Socialization Effects on Mental Health

Published on June 14, 2021

It’s a known fact that our species are social beings. We evolved by living in communities relying on one-another to help us meet our daily needs like: food, child-care, shelter, safety, and of course emotional well being. Nowadays though, that sense of community seems to have dissipated in our individualistic society. Life get’s busy, we have to work, we have to pay our bills and socialization has become more of a luxury than a daily given. But it truly is essential for our emotional and mental well being to have a supportive network of friends and family to help us through tough times.

Socialization & Brain Chemistry

One of the most calming experiences can be to spend time with people who make you feel loved and understood. Face-to face interaction can counter act our body’s “fight or flight” response by releasing a slew of hormones that elevate our mood. When we socialize with those we love our brain releases “oxytocin” which is a lovely little chemical that boosts mood. Oxytocin is produced by a part of the brain which is instrumental in regulating many of the most basic and necessary physical rhythms of the body: sleep, hunger, thirst, and emotional reaction. Oxytocin has also been shown to be the driving factor in the triggering of another fabulous chemical “Dopamine”. Dopamine release signals feelings of pleasure and supports behaviors we need to survive- such as eating, drinking and procreating.

Socialization & Reduction of Dementia Risks

Building social networks and participating in social activities are like exercises for your brain because they keep your mind agile and improve cognitive function. In a California study published by the American Journal of Public Health, researchers reported that older women who managed large social networks reduced their risk of dementia by 26%. Furthermore, women who had daily contact with their individuals in their social circle cut their risk of dementia by almost half!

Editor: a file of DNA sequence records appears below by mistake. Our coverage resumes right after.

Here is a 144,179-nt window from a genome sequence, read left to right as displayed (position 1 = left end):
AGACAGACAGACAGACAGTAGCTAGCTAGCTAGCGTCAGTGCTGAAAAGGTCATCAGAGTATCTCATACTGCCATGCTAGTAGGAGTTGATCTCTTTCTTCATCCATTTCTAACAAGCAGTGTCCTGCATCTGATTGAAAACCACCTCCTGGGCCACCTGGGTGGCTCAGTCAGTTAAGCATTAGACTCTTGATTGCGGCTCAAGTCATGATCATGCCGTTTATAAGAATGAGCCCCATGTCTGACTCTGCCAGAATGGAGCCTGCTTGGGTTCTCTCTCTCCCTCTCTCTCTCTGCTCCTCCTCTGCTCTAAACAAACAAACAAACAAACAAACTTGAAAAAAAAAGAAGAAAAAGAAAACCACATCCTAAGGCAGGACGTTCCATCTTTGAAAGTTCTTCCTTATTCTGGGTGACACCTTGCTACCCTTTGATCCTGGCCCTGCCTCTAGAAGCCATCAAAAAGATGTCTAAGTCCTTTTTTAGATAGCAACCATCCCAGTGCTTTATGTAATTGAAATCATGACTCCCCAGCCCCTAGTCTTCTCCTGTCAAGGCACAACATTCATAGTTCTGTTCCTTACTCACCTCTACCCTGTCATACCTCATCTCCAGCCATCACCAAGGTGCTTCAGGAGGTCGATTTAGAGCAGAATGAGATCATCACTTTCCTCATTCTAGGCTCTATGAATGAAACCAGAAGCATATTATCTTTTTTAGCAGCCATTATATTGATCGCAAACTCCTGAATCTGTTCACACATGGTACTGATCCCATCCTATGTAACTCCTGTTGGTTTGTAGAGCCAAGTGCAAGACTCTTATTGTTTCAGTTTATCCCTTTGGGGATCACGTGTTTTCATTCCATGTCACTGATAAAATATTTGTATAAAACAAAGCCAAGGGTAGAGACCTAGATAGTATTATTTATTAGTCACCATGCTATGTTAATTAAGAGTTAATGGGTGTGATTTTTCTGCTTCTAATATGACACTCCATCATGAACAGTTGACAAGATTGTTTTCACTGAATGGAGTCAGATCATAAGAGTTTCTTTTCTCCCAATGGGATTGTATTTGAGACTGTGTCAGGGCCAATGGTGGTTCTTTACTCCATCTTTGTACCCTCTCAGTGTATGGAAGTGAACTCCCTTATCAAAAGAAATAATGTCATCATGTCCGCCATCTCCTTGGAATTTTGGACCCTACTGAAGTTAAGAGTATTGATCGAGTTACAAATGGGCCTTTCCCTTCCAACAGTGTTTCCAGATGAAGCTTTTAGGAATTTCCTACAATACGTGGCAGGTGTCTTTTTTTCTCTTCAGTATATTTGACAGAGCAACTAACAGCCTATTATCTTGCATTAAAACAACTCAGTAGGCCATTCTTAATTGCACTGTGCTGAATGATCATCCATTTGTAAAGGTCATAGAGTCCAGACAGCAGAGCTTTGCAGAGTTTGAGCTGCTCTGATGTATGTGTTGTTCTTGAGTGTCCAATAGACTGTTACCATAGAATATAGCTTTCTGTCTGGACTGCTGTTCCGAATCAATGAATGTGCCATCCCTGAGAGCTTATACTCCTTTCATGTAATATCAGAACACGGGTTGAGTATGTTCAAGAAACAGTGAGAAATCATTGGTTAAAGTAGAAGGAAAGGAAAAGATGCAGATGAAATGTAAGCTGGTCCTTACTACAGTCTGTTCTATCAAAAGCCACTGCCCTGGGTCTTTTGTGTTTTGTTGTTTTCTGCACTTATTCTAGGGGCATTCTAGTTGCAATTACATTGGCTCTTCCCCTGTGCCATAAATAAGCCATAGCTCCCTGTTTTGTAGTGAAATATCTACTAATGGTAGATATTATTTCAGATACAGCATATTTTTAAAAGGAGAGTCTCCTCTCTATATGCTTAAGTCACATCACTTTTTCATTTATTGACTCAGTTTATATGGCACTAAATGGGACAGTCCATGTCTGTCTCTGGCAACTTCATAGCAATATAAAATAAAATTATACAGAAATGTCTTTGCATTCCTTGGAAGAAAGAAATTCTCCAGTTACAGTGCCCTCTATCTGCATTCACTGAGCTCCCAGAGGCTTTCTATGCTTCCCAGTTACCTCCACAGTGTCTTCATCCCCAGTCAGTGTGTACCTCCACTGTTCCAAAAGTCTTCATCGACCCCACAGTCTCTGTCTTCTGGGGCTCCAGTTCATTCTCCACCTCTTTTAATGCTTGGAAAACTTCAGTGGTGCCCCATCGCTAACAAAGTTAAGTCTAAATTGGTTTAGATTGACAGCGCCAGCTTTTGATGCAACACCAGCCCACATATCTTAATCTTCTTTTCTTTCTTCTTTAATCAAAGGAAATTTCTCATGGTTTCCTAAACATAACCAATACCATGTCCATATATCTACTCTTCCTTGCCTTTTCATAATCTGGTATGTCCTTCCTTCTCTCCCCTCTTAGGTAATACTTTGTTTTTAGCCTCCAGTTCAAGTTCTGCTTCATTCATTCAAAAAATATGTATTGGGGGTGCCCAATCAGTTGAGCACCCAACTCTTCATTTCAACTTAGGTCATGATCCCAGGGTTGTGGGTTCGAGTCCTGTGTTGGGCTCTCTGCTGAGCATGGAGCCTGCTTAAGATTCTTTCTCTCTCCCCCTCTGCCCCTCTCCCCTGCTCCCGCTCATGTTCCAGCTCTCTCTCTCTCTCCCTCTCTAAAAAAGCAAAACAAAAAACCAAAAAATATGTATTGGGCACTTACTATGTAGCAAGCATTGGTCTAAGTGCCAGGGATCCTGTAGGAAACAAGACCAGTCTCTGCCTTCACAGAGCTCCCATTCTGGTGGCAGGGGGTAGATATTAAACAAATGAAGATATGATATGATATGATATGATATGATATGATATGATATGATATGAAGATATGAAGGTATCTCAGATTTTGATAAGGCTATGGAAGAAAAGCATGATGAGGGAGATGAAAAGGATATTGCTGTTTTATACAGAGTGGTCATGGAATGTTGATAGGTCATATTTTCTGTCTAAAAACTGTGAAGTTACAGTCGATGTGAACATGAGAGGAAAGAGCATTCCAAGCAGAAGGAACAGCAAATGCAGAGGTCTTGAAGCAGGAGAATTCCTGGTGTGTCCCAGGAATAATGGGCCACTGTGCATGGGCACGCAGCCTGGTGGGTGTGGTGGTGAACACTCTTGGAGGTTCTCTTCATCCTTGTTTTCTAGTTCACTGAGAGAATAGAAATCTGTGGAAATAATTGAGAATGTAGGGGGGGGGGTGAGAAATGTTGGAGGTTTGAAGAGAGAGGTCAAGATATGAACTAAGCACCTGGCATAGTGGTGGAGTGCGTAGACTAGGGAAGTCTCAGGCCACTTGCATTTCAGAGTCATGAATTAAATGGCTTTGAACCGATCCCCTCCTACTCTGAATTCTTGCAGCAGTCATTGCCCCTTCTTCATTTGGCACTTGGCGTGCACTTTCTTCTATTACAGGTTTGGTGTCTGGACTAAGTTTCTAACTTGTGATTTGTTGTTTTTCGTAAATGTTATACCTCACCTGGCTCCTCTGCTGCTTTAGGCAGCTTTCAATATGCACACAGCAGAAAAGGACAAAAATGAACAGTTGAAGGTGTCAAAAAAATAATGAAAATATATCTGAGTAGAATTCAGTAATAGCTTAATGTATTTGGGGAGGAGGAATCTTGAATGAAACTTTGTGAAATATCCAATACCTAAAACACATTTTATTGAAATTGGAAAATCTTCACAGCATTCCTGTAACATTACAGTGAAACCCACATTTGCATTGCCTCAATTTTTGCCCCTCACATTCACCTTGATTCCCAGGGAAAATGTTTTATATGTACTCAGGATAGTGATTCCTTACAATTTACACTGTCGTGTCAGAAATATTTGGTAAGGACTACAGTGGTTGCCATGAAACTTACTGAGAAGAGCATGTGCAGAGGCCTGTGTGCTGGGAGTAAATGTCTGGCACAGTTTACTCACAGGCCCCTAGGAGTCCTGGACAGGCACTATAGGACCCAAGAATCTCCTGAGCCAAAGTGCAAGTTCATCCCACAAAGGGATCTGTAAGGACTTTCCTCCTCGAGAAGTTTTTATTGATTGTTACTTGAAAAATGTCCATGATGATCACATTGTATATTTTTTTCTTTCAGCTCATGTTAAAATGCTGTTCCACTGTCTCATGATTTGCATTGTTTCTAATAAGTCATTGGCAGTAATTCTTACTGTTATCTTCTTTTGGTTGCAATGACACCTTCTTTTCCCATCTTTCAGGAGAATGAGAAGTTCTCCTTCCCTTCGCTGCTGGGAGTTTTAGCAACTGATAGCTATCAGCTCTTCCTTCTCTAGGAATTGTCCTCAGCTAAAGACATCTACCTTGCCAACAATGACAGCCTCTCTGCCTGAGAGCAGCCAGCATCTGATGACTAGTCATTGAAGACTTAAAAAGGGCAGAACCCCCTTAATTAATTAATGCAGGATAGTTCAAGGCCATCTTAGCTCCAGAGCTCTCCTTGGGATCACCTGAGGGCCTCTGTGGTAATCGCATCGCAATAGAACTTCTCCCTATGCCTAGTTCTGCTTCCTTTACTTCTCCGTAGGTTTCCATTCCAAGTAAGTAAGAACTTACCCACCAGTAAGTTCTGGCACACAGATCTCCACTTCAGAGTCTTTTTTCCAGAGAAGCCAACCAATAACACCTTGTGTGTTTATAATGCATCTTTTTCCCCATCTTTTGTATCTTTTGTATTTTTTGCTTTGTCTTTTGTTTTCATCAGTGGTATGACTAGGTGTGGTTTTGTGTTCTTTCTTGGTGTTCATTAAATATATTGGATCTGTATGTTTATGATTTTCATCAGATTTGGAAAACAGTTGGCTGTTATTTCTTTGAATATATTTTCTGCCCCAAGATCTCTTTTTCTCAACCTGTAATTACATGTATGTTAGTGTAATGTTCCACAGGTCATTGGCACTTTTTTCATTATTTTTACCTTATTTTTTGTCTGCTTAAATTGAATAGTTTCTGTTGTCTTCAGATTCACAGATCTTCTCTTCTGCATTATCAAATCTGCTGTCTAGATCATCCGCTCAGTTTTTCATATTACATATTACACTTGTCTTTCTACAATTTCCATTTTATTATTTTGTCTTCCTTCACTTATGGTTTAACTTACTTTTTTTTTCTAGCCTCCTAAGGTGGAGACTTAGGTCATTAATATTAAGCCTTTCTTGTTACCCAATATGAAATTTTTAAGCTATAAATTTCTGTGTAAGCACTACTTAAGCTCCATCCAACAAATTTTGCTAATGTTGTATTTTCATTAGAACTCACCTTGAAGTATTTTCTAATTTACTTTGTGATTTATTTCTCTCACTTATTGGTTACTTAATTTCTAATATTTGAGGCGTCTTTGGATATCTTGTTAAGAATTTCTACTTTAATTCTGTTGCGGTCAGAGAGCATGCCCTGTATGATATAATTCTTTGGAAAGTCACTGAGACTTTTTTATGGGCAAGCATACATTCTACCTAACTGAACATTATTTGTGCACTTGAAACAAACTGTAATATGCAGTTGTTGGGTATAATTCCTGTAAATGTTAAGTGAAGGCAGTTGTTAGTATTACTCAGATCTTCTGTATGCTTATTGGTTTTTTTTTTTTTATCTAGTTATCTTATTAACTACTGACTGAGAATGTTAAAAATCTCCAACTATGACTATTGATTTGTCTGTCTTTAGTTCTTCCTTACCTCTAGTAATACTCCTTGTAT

Socialization Effects on Depression & Anxiety

Close supportive relationships with friends, family and colleagues act as a buffer to hashes of the real world. They improve our feelings of self-worth, lower our symptoms of depression and anxiety and help us to feel accepted. When you have loved ones to lean on in times of stress and to fill your life with fulfilling activities, you are less likely to struggle with anxiety and depression related symptoms. 

Socialization & Stress

Socializing is just a good way in general to take your mind off the stressors of life. Participating in social activities alleviates pressure, gives us something to look forward to on the hard days and take our mind off of stressors easier than when we do activities alone. 

In Summation

Socialization is a basic NEED. We all need to feel loved and accepted by others. It fuels our brain chemistry; affecting our mood, diet, thought patterns and self-esteem. If you or a loved one need help in becoming more social due to struggling with mental health symptoms, we would be glad to help you get there. Contact our office to see how we can assist you in moving towards the life you want and deserve. 

Stay Shining,

Jamie Vollmoeller, LCSW

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